By Andrea Lopez-Villafaña
Immigration attorney Elizabeth Lopez, who specializes in representing asylum seekers from Africa, is embarking on a new project to help an often overlooked group of asylum seekers – survivors of female genital mutilation.
As the founder of the nonprofit organization Southern California Immigration Project, Lopez sought out to address the needs of immigrants seeking asylum in the United States, as well as bring awareness to the lasting effects of FGM.
Now, she is seeking funding for a new program, Flourish – a female genital mutilation/cutting program – that will work to raise awareness of FGM, train medical professionals on working with survivors, and provide counseling services to survivors.
“They have nowhere to go to openly talk about the problems that they have and there’s a lot of physical and psychological problems that go along with FGC (female genital cutting) survivors,” Lopez said.
According to the World Health Organization, FGM is concentrated in countries in Africa, the Middle East, and Asia, where more than 200 million girls and women alive today have been cut.
The practice includes cutting or other procedures that injure the female genital organs for non-medical reasons, according to United States Citizenship and Immigration Services.
Lopez, who works with hundreds of asylum seekers, found that several of her clients were survivors of this cultural practice.
Two years ago, she decided to research groups that help survivors, however, after not finding a specific group that addressed the problems that survivors endure, she decided to create her own program.
“There are a ton of groups that are there to stop the practice, I’m saying fine stop the practice but what do we do about the women that are already here?” Lopez said.
With Flourish, Lopez hopes to create support groups for women in an effort to provide them with a safe place to talk about their experiences.
“If I can just empower the women, it’s really what I want,” she said.
Although Lopez does not plan on running the program herself, she saw a need and decided to do something about it for women like her clients.
That drive to address the needs of vulnerable communities is something that has guided Lopez throughout her career and life.
Originally from Orange County, Lopez grew up in a Catholic home and attended an all girls school Catholic school until she graduated and earned her bachelor’s degree from the University of Southern California.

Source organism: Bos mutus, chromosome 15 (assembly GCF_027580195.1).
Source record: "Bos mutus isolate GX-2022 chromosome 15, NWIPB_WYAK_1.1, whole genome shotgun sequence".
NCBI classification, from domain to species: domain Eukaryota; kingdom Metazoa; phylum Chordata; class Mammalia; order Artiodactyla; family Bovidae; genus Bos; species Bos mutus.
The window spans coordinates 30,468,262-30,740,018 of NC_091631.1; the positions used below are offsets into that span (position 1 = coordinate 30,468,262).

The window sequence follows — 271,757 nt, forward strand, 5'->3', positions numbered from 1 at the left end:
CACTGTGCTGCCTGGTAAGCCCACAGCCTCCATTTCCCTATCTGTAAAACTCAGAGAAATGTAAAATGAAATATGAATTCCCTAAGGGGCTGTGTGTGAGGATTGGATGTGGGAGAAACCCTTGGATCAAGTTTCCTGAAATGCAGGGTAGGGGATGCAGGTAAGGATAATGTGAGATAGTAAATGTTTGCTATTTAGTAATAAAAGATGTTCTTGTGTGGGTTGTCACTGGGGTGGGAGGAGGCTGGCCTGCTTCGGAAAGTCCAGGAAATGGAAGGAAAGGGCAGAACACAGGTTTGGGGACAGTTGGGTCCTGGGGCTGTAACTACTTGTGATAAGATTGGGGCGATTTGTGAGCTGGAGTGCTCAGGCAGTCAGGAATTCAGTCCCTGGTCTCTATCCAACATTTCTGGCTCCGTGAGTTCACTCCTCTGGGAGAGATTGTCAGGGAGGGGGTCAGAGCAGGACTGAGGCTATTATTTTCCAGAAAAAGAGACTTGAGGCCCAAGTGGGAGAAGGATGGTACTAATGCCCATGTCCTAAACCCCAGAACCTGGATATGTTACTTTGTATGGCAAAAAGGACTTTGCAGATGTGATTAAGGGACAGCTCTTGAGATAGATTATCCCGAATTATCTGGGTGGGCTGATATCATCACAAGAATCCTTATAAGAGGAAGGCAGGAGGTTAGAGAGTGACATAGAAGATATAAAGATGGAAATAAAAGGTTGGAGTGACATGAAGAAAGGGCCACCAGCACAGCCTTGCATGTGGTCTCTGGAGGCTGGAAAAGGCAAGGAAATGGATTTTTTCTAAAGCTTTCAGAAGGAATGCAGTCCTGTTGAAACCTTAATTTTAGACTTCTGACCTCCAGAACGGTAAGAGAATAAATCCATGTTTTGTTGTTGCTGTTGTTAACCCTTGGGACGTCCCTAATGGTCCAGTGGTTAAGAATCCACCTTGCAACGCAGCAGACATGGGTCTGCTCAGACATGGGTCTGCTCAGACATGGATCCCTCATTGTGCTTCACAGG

Lopez wanted to be a writer, however, she developed an interest for law and decided to pursue that career instead.
“I’ve always been for the underdog. It’s the idealistic idea of most people that start law school, you want to make a change, you want to help people, make a difference,” Lopez said.
She worked as an employment law attorney for about 15 years where she worked with clients who suffered employee discrimination or sexual harassment.
Years after doing that, Lopez became a lobbyist and worked with several interfaith lobbying groups and it was then that she came to learn of the struggles immigrant individuals faced.
Lopez said she saw how vulnerable immigrants were and how they were was a definite disregard for their rights.
“That’s when I realized that we needed people in the trenches doing work with immigration,” Lopez said.
She began to work for Casa Cornelia Law Center, law firm that provides pro bono legal services, in 2008 and began to work asylum cases.
While working there as the pro bono director and asylum director, Lopez found that there were inmates in Calexico that needed representation, but the lack of funding prevented them from going to help those individuals.
“It just broke my heart and that’s when I decided I just can’t hear this anymore and not do something,” Lopez said.
As a result of that, in 2015, she founded the Southern California Immigration Project, a nonprofit that offers free or low-cost legal services to asylum seekers.
Last year, Lopez was named KPBS and National Conflict and Resolution Center’s Community Hero for her pro bono immigration work.
Lopez recently moved from working out of her home office use to an office at the edge of Little Italy, where she continues her work with asylum seekers.